There are a number of legal and valid reasons for anyone to seek a name change. Many people do it because they do not like their given name. Others do it because they just got married, or got divorced. Some do it because they want to restore their original family name or they want to identify with their cultural roots. Many celebrities have also legally changed their names as a way to enhance their image. Many of these reasons are allowed under the law as long as the intent of the petitioner is not to use it for illegal or fraudulent purposes like avoiding the payment of a loan or committing an illegal act.
Typical Cost of a Name Change Filing Fee
- A name change filing fee varies from state to state.
It can go as high as $401 if you are in Florida, or as low as $150 if you are in California.
- In Minnesota, the fee is $322. Certified copies of the name change documents will cost you an additional $14 there. If you want a criminal record check, you will have to shell out an additional $10 – $20.
- In Wisconsin the average cost for a name change is $165. A certified copy will cost you another $5.
- In California, a name change costs $150. Certified copies are an additional $5.
- In Texas, the cost ranges between $200 to $300 depending on the petitioner’s county.
Photo by mthoen
Consider These Factors
- The cost of name change generally varies from state to state. However, it may also vary from county to county just like in Texas.
- In some states, each reason for a name change may entail a different cost or procedure. In Alaska, for example, there is a separate procedure for adults and children. In the case of children, Alaskan state law requires parental consent.
- In most states, a newly-married woman is not required to file a name change petition with the court. However, retrieval of relevant documents could entail some costs.
- Also, a petitioner may be required to establish residency in a state or county before he can file a petition. Minnesota, for example, requires a minimum 6 months of residency.
Included in the Cost
The costs quoted above only refer to the filing fee and the relevant name change paperwork. In many states or counties the fee is non-refundable.
- As part of the process, you will be required to post an ad in the local newspaper for several days to announce your intention to legally change your name. This is to provide the public an opportunity to raise any objection, example, people whom you owe money may want to protest against your petition. Ad notices could mean additional expenses for you.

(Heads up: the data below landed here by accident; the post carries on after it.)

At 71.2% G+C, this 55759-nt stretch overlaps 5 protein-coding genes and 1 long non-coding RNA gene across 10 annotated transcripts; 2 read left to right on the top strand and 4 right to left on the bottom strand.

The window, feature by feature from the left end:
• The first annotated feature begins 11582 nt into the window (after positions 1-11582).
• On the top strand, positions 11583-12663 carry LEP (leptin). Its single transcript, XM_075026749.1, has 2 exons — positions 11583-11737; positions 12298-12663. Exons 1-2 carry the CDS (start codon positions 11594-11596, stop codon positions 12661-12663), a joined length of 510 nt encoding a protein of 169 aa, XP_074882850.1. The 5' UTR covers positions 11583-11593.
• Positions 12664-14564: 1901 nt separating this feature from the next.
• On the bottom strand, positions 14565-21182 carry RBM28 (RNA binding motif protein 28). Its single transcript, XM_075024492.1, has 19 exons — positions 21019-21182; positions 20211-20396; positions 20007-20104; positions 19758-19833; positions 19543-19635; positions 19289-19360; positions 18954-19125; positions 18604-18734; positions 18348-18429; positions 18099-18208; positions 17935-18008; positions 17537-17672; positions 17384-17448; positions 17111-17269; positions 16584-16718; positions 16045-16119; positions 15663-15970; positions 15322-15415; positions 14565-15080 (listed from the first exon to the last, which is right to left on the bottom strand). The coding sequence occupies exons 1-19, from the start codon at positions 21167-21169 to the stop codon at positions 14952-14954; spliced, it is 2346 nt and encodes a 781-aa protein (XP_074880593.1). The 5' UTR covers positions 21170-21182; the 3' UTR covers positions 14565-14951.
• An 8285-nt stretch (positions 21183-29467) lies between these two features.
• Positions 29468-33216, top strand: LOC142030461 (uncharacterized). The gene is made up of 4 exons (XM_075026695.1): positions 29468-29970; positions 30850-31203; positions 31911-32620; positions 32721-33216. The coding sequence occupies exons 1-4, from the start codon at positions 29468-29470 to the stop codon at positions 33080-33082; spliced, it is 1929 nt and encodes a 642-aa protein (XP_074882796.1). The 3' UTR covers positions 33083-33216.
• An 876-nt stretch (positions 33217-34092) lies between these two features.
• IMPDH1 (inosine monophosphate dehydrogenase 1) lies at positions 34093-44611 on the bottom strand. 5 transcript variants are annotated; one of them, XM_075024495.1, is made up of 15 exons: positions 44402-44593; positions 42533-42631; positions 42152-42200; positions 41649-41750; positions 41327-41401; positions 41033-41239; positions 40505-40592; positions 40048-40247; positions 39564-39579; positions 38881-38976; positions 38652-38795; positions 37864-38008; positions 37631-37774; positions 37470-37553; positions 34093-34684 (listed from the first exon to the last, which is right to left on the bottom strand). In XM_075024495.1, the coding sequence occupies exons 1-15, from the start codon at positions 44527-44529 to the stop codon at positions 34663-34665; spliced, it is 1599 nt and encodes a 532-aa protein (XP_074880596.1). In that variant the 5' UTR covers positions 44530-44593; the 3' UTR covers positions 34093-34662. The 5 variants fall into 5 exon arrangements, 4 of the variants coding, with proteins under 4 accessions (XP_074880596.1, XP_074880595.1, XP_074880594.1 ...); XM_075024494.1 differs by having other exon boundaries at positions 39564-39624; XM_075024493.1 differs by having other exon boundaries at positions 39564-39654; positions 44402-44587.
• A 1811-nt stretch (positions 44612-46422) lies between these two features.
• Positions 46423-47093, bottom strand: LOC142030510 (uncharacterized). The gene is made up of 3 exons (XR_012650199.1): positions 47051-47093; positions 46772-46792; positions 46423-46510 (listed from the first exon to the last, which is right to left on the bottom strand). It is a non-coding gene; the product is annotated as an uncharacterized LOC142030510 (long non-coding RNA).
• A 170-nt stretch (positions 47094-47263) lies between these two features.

- In some jurisdictions, a petitioner is only required to post an announcement in a public place – example, the bulletin board of the county courthouse.
- A legal name change will also require you to make the corresponding changes in your driver’s license, social security card and passport. You should also get a new birth certificate to reflect your new name. In some cases, these changes will mean additional costs. A driver’s license name change costs anywhere from $4 to $22 depending on the State you are in.
- Because name change laws and procedures vary widely from state to state and even county to county, it is wise to first approach or call your county courthouse to find out how much it will cost you exactly. Ask about the requirements, fees and process. Some states require your personal appearance, you should ask about this, too.
- Some sites like http://www.namechangelaw.com/ and http://www.uslegalforms.com/changeofname/ provide free information on state and county-level laws, procedures, forms and fees. You may want to check the information provided by these sites. These sites also provide name change document preparation services for a fee. Talk with their customer support department and check with previous customers to get a feedback before you decide to engage their services.